Caring for others can be draining, emotional and complex. Remember you can’t take care of those in your charge if you don’t first take care of yourself. You are a gift to the children you are caring for, and you can impact positively on their lives. Teach them about well-being, and role model good practice. Even in a short time you can impact greatly on others, because as WM Paul Young wisely wrote in his book The Shack; “If anything matters, then everything matters. Because you are important, everything you do is important. Every time you forgive, the universe changes; every time you reach out and touch a heart or a life, the world changes; with every kindness and service, seen or unseen purposes are accomplished and nothing will ever be the same again”.

About Emma Coller

Emma co-owns training and coaching company, GrowthPod.

Her vision is to build resilient, inclusive, thriving workplaces by developing leaders who know why and how to take care of the well-being of those they serve. Emma believes that by teaching leaders how to create psychologically safe workplaces employees are able to work in companies where their holistic wellbeing is served enabling them to reach optimal human flourishing.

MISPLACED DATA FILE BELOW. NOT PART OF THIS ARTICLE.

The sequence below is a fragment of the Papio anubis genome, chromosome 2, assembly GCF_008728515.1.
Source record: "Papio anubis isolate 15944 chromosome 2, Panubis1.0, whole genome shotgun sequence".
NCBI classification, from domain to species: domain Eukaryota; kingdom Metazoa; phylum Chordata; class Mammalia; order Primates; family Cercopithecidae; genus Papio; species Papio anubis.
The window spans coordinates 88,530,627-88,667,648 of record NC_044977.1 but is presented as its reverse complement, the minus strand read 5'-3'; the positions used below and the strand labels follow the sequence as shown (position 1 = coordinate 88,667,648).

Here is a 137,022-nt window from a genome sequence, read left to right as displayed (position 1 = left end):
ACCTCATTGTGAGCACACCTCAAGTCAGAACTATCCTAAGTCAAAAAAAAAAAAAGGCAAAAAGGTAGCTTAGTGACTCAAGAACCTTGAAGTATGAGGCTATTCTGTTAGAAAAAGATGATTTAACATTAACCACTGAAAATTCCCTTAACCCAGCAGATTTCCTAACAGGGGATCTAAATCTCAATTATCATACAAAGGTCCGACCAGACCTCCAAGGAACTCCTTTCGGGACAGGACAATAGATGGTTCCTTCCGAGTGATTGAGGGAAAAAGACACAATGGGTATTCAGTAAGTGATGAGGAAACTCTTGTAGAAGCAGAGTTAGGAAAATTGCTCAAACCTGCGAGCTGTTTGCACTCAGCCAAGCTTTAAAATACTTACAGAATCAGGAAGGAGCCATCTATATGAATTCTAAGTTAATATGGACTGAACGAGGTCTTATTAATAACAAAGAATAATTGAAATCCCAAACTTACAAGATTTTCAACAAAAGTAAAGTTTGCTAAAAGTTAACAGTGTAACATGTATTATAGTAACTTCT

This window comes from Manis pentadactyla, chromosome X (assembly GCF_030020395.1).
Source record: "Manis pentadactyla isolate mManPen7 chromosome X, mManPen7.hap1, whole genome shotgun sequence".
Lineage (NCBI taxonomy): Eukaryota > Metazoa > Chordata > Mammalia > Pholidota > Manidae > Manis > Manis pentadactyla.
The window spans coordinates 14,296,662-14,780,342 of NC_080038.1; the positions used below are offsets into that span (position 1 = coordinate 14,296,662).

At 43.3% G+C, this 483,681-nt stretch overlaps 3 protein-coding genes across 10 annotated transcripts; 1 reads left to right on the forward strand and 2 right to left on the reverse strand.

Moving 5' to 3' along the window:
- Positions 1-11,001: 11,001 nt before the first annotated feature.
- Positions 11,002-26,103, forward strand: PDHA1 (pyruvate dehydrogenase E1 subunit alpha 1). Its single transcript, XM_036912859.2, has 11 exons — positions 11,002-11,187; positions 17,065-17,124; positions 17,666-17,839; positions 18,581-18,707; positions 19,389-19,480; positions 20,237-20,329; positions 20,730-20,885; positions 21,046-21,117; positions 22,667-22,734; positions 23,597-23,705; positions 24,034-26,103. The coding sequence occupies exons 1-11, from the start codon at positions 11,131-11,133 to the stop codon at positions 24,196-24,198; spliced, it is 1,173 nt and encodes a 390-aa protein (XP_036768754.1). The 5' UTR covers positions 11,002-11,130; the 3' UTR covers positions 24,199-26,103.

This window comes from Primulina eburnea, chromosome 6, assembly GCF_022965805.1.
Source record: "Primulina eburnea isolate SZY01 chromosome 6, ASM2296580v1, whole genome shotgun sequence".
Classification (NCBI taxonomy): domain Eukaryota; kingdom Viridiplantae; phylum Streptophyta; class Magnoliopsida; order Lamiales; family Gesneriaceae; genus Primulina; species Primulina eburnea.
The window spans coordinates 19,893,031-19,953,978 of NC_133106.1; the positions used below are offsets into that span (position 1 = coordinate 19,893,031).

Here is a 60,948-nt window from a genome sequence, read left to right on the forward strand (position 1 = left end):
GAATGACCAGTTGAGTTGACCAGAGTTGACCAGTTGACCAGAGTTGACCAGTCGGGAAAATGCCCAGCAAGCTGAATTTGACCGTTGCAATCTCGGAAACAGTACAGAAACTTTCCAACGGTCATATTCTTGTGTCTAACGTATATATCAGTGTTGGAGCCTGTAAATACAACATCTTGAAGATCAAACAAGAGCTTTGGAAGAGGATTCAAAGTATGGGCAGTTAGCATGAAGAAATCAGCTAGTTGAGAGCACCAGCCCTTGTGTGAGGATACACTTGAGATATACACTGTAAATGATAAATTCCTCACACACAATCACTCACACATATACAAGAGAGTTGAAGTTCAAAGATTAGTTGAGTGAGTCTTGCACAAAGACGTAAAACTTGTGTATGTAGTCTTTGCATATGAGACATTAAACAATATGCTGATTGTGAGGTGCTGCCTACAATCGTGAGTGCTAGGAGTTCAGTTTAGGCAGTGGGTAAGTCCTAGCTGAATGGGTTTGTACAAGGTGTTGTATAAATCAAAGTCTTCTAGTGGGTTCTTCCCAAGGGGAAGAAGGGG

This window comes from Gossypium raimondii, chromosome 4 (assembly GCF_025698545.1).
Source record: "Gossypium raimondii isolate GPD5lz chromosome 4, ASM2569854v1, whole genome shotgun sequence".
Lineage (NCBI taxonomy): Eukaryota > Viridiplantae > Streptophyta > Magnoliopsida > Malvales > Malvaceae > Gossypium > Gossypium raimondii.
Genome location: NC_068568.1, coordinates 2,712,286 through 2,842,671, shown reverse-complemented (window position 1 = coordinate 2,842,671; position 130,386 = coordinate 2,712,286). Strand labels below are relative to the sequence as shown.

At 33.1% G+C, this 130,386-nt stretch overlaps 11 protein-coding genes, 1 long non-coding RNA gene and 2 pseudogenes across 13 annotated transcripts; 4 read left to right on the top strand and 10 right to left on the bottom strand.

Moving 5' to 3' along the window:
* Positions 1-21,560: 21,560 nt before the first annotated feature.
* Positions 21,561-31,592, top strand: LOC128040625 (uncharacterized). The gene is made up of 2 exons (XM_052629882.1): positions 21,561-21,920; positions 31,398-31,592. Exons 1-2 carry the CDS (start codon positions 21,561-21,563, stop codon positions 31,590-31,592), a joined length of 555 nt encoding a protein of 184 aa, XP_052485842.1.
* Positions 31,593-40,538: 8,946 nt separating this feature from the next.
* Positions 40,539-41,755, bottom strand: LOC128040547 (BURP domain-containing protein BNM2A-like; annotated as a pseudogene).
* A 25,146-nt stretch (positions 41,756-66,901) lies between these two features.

Emma’s passion is driven from a desire to create a world where every person is valued. When people feel cared for, valued and nourished at work that extends outwards. People leave work feeling good, taking that feeling into their communities creating a ripple effect into the wider world.

Emma works one to one with people helping them grow into their conscious optimal self through coaching and energy psychology.
She believes every person is born to flourish, however on our experiential journey we pick up stories and self-limiting beliefs that can hold us back from bringing our whole selves to the world. Emma blends the latest science of positive psychology and well-being with powerful coaching tools to help people find their authentic self, enabling people to flourish and share their gifts with the world.

Leave a Comment